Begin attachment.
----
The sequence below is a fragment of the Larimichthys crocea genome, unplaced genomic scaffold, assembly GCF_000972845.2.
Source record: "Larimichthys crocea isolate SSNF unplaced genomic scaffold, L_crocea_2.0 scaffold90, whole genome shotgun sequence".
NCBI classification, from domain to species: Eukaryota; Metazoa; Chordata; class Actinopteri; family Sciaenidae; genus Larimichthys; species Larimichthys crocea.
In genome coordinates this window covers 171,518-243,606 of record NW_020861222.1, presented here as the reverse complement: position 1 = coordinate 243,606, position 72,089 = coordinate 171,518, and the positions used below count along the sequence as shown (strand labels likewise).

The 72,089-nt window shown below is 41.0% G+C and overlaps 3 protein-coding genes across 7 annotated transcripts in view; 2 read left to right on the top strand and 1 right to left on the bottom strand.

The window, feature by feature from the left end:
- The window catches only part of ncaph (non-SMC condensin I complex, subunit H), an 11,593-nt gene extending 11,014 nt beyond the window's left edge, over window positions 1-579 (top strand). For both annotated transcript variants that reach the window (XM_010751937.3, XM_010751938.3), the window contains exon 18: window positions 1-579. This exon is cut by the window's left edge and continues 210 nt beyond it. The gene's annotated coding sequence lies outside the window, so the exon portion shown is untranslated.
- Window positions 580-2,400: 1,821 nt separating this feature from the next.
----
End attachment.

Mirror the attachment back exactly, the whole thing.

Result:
The sequence below is a fragment of the Larimichthys crocea genome, unplaced genomic scaffold, assembly GCF_000972845.2.
Source record: "Larimichthys crocea isolate SSNF unplaced genomic scaffold, L_crocea_2.0 scaffold90, whole genome shotgun sequence".
NCBI classification, from domain to species: Eukaryota; Metazoa; Chordata; class Actinopteri; family Sciaenidae; genus Larimichthys; species Larimichthys crocea.
In genome coordinates this window covers 171,518-243,606 of record NW_020861222.1, presented here as the reverse complement: position 1 = coordinate 243,606, position 72,089 = coordinate 171,518, and the positions used below count along the sequence as shown (strand labels likewise).

The 72,089-nt window shown below is 41.0% G+C and overlaps 3 protein-coding genes across 7 annotated transcripts in view; 2 read left to right on the top strand and 1 right to left on the bottom strand.

The window, feature by feature from the left end:
- The window catches only part of ncaph (non-SMC condensin I complex, subunit H), an 11,593-nt gene extending 11,014 nt beyond the window's left edge, over window positions 1-579 (top strand). For both annotated transcript variants that reach the window (XM_010751937.3, XM_010751938.3), the window contains exon 18: window positions 1-579. This exon is cut by the window's left edge and continues 210 nt beyond it. The gene's annotated coding sequence lies outside the window, so the exon portion shown is untranslated.
- Window positions 580-2,400: 1,821 nt separating this feature from the next.